CIOs looking at increasing spends on cyber security: EY
Companies across sectors may increase their spending on cyber security as a percentage of the overall IT budget as they look to comply with privacy...
Companies across sectors may increase their spending on cyber security as a percentage of the overall IT budget as they look to comply with privacy laws and protect organisations against new emerging threats, says a report by consultancy firm EY.
A survey conducted by EY found 42 per cent respondents saying they are "willing to invest more than 10 per cent of their annual IT budget on cyber security".
The report highlighted that the "onslaught" of Industry 4.0 technologies such as artificial intelligence (AI), Internet of Things (IoT) and machine learning (ML) -- being considered and adopted -- are drastically increasing the attack-surface for companies.
"Additional challenges have been introduced, such as multiple platform interfacing, penetration testing, management of multiple devices, and so on. Privacy elements are baked into this entire gambit of concerns," the report said.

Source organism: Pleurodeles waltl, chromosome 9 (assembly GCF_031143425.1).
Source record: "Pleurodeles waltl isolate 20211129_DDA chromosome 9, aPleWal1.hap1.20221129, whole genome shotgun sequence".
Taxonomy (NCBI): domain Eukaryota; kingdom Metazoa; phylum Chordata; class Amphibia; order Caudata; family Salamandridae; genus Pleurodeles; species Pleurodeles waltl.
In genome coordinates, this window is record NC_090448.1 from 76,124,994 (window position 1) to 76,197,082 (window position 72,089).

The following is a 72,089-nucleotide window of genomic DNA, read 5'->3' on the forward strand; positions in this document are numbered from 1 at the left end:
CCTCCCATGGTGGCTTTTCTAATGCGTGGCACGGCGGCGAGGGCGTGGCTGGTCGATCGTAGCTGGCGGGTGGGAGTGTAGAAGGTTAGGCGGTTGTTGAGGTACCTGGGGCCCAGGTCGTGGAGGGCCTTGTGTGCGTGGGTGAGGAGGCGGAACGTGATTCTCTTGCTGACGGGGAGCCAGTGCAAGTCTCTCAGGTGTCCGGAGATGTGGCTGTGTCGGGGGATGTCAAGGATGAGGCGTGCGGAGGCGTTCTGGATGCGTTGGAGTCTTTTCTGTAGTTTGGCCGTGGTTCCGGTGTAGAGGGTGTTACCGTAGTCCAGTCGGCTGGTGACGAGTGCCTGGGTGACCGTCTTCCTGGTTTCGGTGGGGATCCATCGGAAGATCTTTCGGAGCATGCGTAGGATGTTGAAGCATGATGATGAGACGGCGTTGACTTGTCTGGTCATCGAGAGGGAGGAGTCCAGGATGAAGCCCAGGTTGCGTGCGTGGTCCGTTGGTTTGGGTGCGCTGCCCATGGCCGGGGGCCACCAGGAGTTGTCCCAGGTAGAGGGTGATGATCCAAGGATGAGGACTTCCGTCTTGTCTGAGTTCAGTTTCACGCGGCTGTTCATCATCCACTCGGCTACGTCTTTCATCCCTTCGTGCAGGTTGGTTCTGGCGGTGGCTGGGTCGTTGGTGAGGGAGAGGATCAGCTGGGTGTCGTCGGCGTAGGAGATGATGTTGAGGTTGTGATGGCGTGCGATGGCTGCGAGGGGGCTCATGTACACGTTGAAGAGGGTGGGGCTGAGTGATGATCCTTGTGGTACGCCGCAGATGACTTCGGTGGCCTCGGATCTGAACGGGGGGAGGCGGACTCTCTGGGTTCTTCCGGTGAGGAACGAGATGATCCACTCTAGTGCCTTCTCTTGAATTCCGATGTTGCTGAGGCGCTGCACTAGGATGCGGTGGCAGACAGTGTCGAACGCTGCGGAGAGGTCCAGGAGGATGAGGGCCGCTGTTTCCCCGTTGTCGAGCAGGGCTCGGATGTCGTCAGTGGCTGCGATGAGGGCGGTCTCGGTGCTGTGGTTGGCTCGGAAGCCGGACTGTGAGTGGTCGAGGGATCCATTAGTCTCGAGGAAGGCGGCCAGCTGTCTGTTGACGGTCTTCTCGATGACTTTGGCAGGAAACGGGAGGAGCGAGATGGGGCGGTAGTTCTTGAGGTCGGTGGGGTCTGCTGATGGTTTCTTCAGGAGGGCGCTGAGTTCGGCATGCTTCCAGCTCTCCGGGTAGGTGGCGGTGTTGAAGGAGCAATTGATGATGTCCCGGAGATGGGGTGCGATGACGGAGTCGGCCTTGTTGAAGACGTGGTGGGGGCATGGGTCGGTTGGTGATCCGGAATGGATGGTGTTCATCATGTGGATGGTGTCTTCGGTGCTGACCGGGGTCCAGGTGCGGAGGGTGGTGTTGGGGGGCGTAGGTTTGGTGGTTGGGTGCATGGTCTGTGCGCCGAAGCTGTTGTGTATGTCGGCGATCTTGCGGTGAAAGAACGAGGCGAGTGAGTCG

The respondents also took cognizance that privacy is an important compliance requirement, especially with General Data Protection Regulation (GDPR) coming into effect that includes hefty penalties.
Interestingly, 40 per cent of the respondents stated that they are still aligning their organisations and technologies to meet compliance.
The report -- which is based on responses of chief informtion officers (CIOs) across sectors -- found 61 per cent saying they have chosen privacy and security considerations as one of the biggest factors that influences their decision to invest in a disruptive technology.
These sectors include consumer products, finance, utilities, pharmaceuticals and technology among others.
"Majority of companies are still in the process of recognising the importance of implementing appropriate organisational and technical controls for data privacy and potential implications of non-compliance," the study said.
It added that inculcating a culture of privacy-by-design and security awareness will enable organisations to conduct business across and within borders with minimum ease.